The foundation of the Blues Brothers act was that they were on "a mission from God" to play music, but it's no act for Tennessee guitar ace Doyle Dykes. Once known as the Pickin' Preacher, Dykes has made his career sharing his "God-given gift" of music, and lately he's been working to extend his audience beyond the largely Christian music circuit he's played most of his professional life.
BUSINESS
January 30, 2004 | Debora Vrana, Times Staff Writer
Guitar Center Inc. reported a 47% increase in fourth-quarter profit Thursday driven by strong holiday sales at its retail stores as well as continued sales growth from its catalog and website. The Westlake Village-based retailer of musical instruments and recording equipment said net income rose to $19.7 million, or 78 cents a share, compared with $13.4 million, or 57 cents, in the same period last year, surpassing analysts' expectations of 72 cents a share. Sales climbed 18.
BUSINESS
January 24, 2012 | By Geoffrey Mohan, Los Angeles Times
Veteran guitar repairman Bob Wirtz faced a wall of pricey custom-built electric guitars, and he had the ear of Gibson Guitar Corp.'s resident expert on the instruments. But what Wirtz wanted to talk about was international law. Like many who attended the National Assn. of Music Merchants convention in Anaheim last weekend, Wirtz was tapping into a discordant tone among the makers, purveyors and purchasers of guitars that often are made from exotic woods protected by the federal Lacey Act. A raid on Gibson's Nashville factory last summer, the second at company workshops in as many years, vaulted the once obscure law into the national spotlight when Chief Executive Henry E. Juszkiewicz accused the federal government of "bullying" and "persecution.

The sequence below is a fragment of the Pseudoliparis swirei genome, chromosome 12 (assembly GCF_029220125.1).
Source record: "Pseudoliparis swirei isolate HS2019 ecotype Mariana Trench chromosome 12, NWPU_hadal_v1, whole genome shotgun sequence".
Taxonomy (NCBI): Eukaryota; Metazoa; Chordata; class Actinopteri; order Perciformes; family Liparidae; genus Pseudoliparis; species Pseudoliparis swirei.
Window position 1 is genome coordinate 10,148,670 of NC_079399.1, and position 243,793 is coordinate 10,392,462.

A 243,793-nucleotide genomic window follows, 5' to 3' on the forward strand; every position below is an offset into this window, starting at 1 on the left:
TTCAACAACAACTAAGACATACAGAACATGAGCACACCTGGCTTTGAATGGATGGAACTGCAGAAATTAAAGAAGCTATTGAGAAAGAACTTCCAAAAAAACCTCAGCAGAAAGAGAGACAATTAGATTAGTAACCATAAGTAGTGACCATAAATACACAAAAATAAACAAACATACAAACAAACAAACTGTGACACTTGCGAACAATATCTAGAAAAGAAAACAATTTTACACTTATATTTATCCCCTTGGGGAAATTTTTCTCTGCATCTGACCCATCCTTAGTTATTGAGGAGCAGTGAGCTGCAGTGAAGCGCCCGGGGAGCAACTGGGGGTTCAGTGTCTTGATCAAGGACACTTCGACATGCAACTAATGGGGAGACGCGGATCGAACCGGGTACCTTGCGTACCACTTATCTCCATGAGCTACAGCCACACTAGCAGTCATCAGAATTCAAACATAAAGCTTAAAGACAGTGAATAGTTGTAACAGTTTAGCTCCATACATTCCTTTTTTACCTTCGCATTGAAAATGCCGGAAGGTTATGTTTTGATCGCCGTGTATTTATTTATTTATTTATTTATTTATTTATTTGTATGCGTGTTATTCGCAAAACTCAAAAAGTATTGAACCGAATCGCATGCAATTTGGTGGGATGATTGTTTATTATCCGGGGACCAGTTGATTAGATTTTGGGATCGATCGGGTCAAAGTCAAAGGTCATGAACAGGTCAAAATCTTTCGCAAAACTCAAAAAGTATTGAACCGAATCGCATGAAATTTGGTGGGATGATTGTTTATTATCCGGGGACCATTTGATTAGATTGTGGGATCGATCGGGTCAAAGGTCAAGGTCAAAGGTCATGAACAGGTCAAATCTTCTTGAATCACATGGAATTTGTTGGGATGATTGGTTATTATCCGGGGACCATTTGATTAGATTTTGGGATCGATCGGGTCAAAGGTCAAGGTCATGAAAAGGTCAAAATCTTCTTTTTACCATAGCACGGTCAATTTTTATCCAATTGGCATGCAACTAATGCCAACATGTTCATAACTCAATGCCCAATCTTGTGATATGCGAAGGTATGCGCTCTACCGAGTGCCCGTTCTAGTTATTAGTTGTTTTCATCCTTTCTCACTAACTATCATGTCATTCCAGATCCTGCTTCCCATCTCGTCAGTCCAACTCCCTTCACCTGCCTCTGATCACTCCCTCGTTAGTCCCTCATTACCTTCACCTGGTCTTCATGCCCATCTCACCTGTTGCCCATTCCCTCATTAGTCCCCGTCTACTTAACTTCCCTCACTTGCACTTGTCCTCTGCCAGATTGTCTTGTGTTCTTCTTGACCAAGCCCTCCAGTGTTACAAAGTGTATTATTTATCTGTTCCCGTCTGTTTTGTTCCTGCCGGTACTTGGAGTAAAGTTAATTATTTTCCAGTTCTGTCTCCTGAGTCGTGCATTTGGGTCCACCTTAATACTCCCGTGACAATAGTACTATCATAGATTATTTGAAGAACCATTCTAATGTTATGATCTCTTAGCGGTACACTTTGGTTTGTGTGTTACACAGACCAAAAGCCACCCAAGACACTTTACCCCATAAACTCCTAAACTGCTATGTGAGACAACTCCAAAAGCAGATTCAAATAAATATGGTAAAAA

CALIFORNIA | LOCAL
June 29, 1999 | D.B. YOUNG, SPECIAL TO THE TIMES
A string of bad news has hammered Guitar Center Inc. on Wall Street lately, even as some analysts and company officials insist their music superstore concept is more than just a passing tune. The first of the recent bad news came in late April, when word got out that the Agoura Hills-based seller of musical instruments would no longer distribute for Gibson Musical Instruments, a name practically synonymous with electric guitars.
BUSINESS
March 14, 1997 | JILL LEOVY and DEBORA VRANA, SPECIAL TO THE TIMES
No longer just a Hollywood landmark, Guitar Center--the nation's largest retailer of rock 'n' roll instruments--is taking its 33-year-old show on the road in an attempt to become the Office Depot of music stores. With plans for an aggressive nationwide expansion, the Agoura Hills guitar retailer--whose flagship store on Sunset Boulevard is a tourist magnet--will offer stock to the public for the first time.
NEWS
May 5, 2002 | MARTHA IRVINE, ASSOCIATED PRESS
Back in high school, the only people Jean Kahler knew who played guitar were guys. They weren't very good, she says, but they were their own little club. Then, sometime in college, "there started to be a cool girlie guitar thing," says Kahler, a 23-year-old Chicagoan who started guitar lessons two years ago. Now, an instrument once associated with such male rock pioneers as Jimi Hendrix, Eric Clapton and Carlos Santana is getting lots of interest from young women and girls.